When you are setting goals, there are a lot of factors to keep in mind that are danger spots and pitfalls of goal setting. As part of the “don’t do this as a sales manager” this is one of the important parts to helping you and your sales people set goals, and to make sure that you keep a very tight leash on those goals. Have control over those goals, and oversee the actions that are being taken to achieve those goals is very important.

Among psychologists, the link between setting goals and achievement is quite clear.

The Harvard example that we talked about a couple of weeks ago, that was used to prove that we as humans, in general, concentrate better, and work harder and longer when we set these SMART goals for ourselves.

The issue is that there is a dark side to goal setting. As a top performing sales manager, as an aspiring sales manager, or the manager of a company, or as owner of an organization, you need to be aware of the downside.

We are going to talk about that in today’s shows.

There is recent evidence that individuals, companies, and governments can actually hurt themselves by setting and following blind goals. Thought they may seem to make sense at their creation, these are goals are out of context, goals that are not as reachable and realistic (The “R” in SMART), that can sabotage the attainment of goals.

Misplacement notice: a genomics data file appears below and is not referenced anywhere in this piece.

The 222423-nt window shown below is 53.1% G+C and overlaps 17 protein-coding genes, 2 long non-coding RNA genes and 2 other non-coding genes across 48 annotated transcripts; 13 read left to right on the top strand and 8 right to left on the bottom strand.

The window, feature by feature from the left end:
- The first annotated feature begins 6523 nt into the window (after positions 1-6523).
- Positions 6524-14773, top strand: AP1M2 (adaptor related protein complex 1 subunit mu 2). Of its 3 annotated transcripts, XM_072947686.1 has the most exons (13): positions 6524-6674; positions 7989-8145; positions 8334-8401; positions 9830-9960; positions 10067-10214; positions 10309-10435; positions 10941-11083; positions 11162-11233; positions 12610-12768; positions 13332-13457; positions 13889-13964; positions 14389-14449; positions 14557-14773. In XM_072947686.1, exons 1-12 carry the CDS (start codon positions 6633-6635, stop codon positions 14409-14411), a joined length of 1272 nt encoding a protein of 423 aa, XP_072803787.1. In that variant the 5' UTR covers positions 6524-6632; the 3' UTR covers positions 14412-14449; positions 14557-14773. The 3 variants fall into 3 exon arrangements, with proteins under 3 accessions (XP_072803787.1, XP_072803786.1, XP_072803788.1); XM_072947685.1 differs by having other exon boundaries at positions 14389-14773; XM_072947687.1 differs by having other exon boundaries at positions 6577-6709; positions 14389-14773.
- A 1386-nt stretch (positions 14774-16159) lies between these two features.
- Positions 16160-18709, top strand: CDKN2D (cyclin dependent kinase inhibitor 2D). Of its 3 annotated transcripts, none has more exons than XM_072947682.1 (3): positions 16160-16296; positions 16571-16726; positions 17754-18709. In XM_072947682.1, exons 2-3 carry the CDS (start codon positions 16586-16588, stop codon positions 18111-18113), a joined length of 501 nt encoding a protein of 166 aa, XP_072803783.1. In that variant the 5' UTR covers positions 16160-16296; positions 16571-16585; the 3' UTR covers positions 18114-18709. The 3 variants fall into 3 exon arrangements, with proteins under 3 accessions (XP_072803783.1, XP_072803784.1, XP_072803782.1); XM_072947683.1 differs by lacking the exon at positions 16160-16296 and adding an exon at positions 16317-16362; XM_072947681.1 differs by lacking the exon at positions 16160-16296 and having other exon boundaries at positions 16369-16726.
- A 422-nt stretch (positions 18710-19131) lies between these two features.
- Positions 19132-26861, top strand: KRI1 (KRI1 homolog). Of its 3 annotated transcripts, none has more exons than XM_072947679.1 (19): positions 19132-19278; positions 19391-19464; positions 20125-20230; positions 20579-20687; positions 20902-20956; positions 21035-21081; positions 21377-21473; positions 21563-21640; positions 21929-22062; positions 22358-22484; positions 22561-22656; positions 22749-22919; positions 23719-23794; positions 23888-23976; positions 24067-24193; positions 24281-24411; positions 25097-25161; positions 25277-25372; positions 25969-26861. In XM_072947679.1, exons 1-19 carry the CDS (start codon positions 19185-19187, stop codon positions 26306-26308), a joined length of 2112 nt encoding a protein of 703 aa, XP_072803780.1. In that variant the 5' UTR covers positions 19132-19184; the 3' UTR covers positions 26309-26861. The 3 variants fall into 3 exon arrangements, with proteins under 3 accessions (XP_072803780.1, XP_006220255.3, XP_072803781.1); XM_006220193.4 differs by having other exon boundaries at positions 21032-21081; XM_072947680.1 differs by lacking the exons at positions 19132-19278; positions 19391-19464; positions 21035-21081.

It’s not that the goal setting doesn’t work, but it can focus your attention on the wrong things and maybe be lead to behaviors that aren’t healthy and they can be destructive.

Something that we talk about in the academy quite a bit is “prescription strength” goals.

Aristotle believed in goals and said, “First have a definite, clear, practical idea, a goal and an objective.” That is the first thing that you need to you.

Where are you heading?

That is why goal setting is so important for your sales people. Where do you want to be 1 month from now, 3 months from now, 6 months from now, 1 year from now?

Abraham Lincoln said, “A goal properly set is halfway reached.”

There is no doubt that goals work and the idea is commonly accepted by management gurus as well as the less than guru’s here at the Sales Management Mastery Pod cast as well.

It is well documented that when people are told to “go out and do their best” they more often than not, don’t. And that is why goal setting is so important.

When people have specific goals that energize them, it keeps them engaged far longer.

There have been great companies such as General Electric and Southwest Airlines that have used goals to energize employees around a central purpose and central theme and they have pulled off amazing feats of genius in the process and done very well for themselves as organizations. Some goal setting experts realize that there is a downside and a “dark side” to setting these goals.

One of the experts in this regard is Adam Galinsky, who is a professor at Kellogg at Northwestern University; he cautions that goal setting has been treated like an over-the-counter medication, when it really should be handled with more care like a prescription strength medication.

Although goals brought us great success from companies like GE and Southwest, goals also brought us spectacular failures like Enron and General Motors. Two companies who’s relatively recent in spite of well meaning and ambitious goals.